Chinese Industries Hit Hard by Unrelenting New US Tariffs

With tariffs on US$200 billion worth of Chinese imports set to be increased to 25 percent, many businesses in the country are worried about their economic prospects. (Image: Screenshot / YouTube)
With tariffs on US$200 billion worth of Chinese imports set to be increased to 25 percent, many businesses in the country are worried about their economic prospects. (Image: Screenshot / YouTube)

After U.S. President Donald Trump recently announced that tariffs on US$200 billion worth of Chinese imports will be increased to 25 percent, many businesses in the Asian country became worried about their economic prospects. Originally, the products were only charged a 10 percent tariff.

Industries affected

One of the industries that will likely be most affected by the tariff increase is the electronic sector. Export of electrical machinery and equipment accounted for 26.4 percent of all exports to the U.S. in 2017, bringing in US$599 billion to the Chinese economy. The U.S. administration has rightly targeted this sector to cause maximum pain to Beijing. Over 1,200 products have been subjected to increased tariffs under the category of “electrical machinery.”

“Tariffs on steel and aluminum aren’t good, but they don’t have a complex global supply chain. On the electronics side, it’s more complicated. The supply chain is much broader, and if you have an impact on one part of the value chain, you have an impact on the overall market,” Mahamoud Islam, a Hong Kong-based economist, said to South China Morning Post.

The higher tariffs have made many manufacturers nervous as their profit margins are being squeezed. In some firms, employees were laid off since many export orders were canceled. Miele, a German manufacturer of high-end home appliances, has a manufacturing unit in China but is considering shifting it back to its home country to remain profitable. Several other companies are also thinking along these lines, looking to set up production units outside China to avoid being subjected to increased tariffs.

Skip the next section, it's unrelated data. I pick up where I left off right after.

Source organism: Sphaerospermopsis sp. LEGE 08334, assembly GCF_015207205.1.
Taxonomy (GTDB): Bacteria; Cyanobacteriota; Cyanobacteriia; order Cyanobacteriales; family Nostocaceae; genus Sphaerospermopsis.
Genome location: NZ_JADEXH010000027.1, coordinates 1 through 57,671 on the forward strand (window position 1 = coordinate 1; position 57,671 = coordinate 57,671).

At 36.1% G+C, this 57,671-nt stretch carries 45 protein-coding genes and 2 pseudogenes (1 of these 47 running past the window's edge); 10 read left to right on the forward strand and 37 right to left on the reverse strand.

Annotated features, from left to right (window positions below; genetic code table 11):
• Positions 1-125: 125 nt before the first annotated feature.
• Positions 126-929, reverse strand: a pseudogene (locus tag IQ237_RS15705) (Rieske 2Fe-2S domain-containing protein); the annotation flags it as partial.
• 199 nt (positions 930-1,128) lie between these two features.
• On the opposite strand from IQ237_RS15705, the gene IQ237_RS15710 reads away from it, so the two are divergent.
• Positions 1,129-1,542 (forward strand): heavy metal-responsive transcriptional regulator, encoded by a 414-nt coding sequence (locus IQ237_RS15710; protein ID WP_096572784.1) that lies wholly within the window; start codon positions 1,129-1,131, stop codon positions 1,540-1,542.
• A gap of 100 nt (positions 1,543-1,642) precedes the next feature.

(Image: Screen Shot/ Youtube)

Miele, a German manufacturer of high-end home appliances, has a manufacturing unit in China but is considering shifting it back to its home country to remain profitable. (Image: Screenshot / YouTube)

Another industry that could get hurt due to higher tariffs is the Chinese auto sector. China does not sell many cars to the U.S. In 2018, China only accounted for 0.6 percent of total car imports in America. However, China is the second biggest supplier of car parts to the U.S., accounting for close to 12 percent of imports in 2017. As such, higher tariffs are guaranteed to put a strain on the Chinese car parts manufacturing industry.

“The U.S. is one of the largest auto markets in the world. If it puts tariffs on the rest of the world, the impact will be significant… It will affect my client first and then definitely me. It is difficult to find an export market as big as the U.S…. If the U.S. started putting tariffs on the imports of cars and car parts, that could cause a reduction of orders from my client, which mainly exports tires to the U.S. and Europe,” Jack Sun, owner of Qingdao Ray Machinery and Technology, said to South China Morning Post.

More tariffs

The Trump administration is also preparing a new list of items from China that will be subjected to tariffs of up to 25 percent. According to estimates, about US$300 billion worth of Chinese imports will be affected. According to the United States Trade Representative (USTR), items like baseballs, vegetables, sporting goods, tea, and so on will be affected by the new tariffs.

(Image: Screen Shot/ Youtube)

According to the United States Trade Representative (USTR), the new tariffs will cover essentially all products not currently covered including sporting goods. (Image: Screenshot / YouTube)

“The proposed product list covers essentially all products not currently covered by action in this investigation… The proposed product list excludes pharmaceuticals, certain pharmaceutical inputs, select medical goods, rare earth materials, and critical minerals,” USTR said in a statement (NPR). The proposal will soon enter a public comment period and is expected to come into effect by June or July this year.

Follow us on Twitter or subscribe to our weekly email

Chinese Demand Triggers Bride Trafficking in Pakistan
Top 6 Facts You Need to Know About the Chinese Economy